To love God more, I have to know Him more. And to know Him more, I need to pursue Him through reading the Bible and praying. It's not complicated.

Bible Reading

Many Christians focus on plans that help you finish reading the Bible in a year. I've done this a handful of times in my life. I'm glad I've done it, and may do it again in the future, but I have found that the drive to finish this task distracts me from the main purpose: to know God more.

So, I've also done modified these 1-year plans, to read the Bible over 2 or 3 years. (I've done each of those a few times each, so that I've read through the Bible at least 8 or 9 times in the past 19 years since I've been a Christian.)

If you want one of these plans, Justin Taylor gives some good suggestions. Over the past two years, I read through the Bible chronologically, which has been my favorite way to read it. It has helped me see the Bible as God's unfolding story of redemption.

Not wanting to get in a rut (yes, I can get in a rut with my ritual Bible reading), I wanted to do something different his year. I'm not going to work through the entire Bible this year, but will focus on specific books and readings.

Here's the new plan, of what I'll work through this year:
  • I've bought each of my kids a Bible, and will continue writing in each one. In this, I get to study for myself, and to pass on my insights to them over the next 5 or 10 years. Here's what I'm currently working on:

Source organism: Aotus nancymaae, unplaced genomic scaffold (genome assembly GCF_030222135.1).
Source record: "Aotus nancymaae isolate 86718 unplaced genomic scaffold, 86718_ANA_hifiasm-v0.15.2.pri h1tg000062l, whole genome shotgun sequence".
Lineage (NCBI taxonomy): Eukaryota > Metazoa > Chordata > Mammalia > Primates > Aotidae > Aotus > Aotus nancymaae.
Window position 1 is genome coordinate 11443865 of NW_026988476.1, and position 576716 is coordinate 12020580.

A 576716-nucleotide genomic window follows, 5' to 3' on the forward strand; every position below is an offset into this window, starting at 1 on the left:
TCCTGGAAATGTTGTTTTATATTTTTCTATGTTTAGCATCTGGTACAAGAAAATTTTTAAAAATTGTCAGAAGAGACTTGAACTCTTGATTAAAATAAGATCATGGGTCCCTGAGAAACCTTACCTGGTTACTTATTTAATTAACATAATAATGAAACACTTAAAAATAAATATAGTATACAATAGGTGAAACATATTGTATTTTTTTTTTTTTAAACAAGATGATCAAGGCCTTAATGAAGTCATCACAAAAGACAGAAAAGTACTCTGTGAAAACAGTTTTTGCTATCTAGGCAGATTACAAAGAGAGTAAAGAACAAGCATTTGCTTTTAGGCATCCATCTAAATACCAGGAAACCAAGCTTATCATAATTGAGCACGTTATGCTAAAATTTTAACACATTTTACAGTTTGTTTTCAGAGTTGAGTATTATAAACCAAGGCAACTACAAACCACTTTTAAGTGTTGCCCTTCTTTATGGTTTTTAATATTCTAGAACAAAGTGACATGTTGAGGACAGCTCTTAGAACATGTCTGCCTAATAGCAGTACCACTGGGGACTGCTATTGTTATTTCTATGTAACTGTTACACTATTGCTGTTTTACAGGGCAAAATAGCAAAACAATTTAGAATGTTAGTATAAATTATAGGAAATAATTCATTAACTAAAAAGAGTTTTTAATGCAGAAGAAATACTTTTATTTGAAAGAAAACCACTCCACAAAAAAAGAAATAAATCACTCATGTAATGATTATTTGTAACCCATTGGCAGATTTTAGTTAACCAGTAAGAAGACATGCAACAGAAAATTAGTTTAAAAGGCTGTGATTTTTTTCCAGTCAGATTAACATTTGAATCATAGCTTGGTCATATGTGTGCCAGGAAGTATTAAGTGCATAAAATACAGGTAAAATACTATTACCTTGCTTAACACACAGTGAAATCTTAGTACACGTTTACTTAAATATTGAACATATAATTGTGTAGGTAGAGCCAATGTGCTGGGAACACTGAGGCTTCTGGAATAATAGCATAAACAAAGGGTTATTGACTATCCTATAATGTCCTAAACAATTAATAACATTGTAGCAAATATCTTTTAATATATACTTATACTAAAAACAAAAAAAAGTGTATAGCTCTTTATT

• Hannah: The Gospel of John. I've already finished Philippians and Esther in her Bible. After John, I'll go back to the Old Testament book of Ruth. 
    • Elijah:  I recently finished Galatians in his Bible. I'm working on Daniel, and then plan to work through Matthew. 
    • Sender:  I just started his Bible, by reading and writing in Genesis. Then, I plan to tackle Revelation. He's our little warrior, and this is one of his favorite books. 
  • In an effort to deepen my familiarity of different books, I'm also going to try this idea: read a book of the Bible 20 times. Of course, depending on the length of the book, this could take anywhere from a few days to a few weeks (or months!). I will start with the three letters of John, and see how it goes. If you are looking for something different, this could be a growth-causing exercise for you.